Monday, April 9, 2012


(At the risk of revealing something I'll likely later regret, never having done that in 5 years of blogging of course) I confess that for the first time in the history of my financial-services career, I took a nap at work. During work. At my desk. While sitting up, with my hands on the keyboard.

In fact, I confess I took 2 naps .... about 5 minutes apiece, both in similar fashion. I was not totally asleep either time. But I was definitely resting my eyes. During the second one, I woke myself up with a little snore.

Yes, I am 39 years old and I napped at work.

Today I am tired, and I wish not to intrude on your joyous post-Easter thoughts with what might emerge from this brain on such a day.

Instead, I give you this:  a review in this coming week's New Yorker of the new book by Eric Klinenberg: “Going Solo: The Extraordinary Rise and Surprising Appeal of Living Alone."  A sample:
"At one point, Klinenberg suggests that living alone provides “restorative solitude”; it may be “exactly what we need to reconnect.” But most of the people he introduces seem neither especially restored nor vigorously connected. They are insecure, proud of their freedoms but hungry for contact, anxious, frisky, smug, occasionally scared—in short, they experience a mixture of emotions that many people, even those who do not live alone, are apt to recognize.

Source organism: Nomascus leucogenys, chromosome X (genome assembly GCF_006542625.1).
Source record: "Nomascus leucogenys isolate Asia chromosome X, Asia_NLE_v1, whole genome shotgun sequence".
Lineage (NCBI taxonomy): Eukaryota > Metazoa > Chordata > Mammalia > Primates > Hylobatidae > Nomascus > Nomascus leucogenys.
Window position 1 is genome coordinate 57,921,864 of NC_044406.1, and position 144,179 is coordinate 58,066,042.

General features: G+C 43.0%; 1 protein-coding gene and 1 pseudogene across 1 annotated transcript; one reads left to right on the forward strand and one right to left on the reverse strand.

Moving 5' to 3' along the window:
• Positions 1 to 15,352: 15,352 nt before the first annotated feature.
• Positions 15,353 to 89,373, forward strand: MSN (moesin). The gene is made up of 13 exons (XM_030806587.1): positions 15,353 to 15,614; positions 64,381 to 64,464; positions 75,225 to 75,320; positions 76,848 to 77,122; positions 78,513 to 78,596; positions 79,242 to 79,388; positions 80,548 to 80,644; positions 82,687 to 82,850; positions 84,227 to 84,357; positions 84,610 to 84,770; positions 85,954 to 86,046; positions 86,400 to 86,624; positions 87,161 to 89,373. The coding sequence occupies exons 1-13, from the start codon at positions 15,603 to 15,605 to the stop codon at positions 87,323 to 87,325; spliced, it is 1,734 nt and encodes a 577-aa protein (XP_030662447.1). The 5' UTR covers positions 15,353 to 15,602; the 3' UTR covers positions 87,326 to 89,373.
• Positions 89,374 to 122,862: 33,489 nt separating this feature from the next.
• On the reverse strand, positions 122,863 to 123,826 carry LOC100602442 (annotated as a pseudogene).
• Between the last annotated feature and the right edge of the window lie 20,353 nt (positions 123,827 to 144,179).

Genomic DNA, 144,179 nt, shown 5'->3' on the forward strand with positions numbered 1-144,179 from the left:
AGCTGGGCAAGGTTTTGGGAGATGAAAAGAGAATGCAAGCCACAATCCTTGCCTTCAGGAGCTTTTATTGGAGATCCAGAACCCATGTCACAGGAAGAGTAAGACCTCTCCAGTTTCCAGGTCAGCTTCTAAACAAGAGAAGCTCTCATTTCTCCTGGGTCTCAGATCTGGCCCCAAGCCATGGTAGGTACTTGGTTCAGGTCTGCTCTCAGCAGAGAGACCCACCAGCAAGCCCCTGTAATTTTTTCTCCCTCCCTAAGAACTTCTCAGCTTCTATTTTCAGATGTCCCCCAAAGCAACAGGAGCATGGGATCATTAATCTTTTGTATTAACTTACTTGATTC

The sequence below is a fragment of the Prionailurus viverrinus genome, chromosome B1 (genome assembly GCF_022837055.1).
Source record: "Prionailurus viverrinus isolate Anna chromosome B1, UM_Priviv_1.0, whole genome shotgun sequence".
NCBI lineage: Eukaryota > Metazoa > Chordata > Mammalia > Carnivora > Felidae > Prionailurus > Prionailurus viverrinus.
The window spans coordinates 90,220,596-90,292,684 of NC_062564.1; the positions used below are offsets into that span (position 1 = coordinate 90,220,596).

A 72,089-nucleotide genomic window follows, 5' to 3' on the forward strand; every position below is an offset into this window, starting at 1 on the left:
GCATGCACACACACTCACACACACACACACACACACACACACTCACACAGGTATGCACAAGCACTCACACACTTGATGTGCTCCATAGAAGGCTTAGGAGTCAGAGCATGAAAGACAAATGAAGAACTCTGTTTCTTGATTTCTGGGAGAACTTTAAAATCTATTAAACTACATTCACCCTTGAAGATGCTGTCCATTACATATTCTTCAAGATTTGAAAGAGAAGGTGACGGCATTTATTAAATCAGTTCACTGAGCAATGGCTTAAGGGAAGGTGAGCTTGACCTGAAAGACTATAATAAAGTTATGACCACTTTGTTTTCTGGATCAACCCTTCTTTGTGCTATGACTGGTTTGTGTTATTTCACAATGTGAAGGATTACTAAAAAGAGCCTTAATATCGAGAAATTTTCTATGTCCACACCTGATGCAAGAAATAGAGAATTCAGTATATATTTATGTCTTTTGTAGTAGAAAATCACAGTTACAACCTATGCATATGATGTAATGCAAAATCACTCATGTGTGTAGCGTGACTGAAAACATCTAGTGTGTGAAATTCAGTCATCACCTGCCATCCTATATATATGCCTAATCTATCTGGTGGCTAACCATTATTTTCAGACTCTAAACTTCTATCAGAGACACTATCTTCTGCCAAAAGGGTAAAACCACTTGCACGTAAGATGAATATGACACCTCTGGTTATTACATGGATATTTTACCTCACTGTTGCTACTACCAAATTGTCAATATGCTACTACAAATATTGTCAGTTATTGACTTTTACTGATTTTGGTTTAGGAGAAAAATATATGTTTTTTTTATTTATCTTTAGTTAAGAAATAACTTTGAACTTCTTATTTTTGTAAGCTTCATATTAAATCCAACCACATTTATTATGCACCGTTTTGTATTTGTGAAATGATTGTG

"Take, for example, Kimberly, a New Yorker who’s in the film business, and who underwent a sort of crisis when she found herself past thirty and living alone. She threw herself into her work, but at night she numbed herself with epic sessions of TV. “It took me a long time to figure out that it wasn’t gonna happen the way it happened in college,” she tells Klinenberg. “People didn’t just drop by.”

"Things changed when she made the decision to buy an apartment, committing to a future alone. She renovated, began hosting parties, went freelance, tried Internet dating, and made contact with Single Mothers by Choice, a support organization for unattached women hoping to raise a child. Was this self-realization or resignation? Kimberly confesses, “I didn’t want to hang curtains by myself. I’d always thought I would do it with a partner and a lover.” Yet autonomy as an ideal brought her happiness, she says, partly because it freed her from the shame of falling short."
This is a blog about living alone and the pains and various joys thereof.  Therefore, go forth and learn.

Then read this Tumblr, Text from Dog, and pee your pants.


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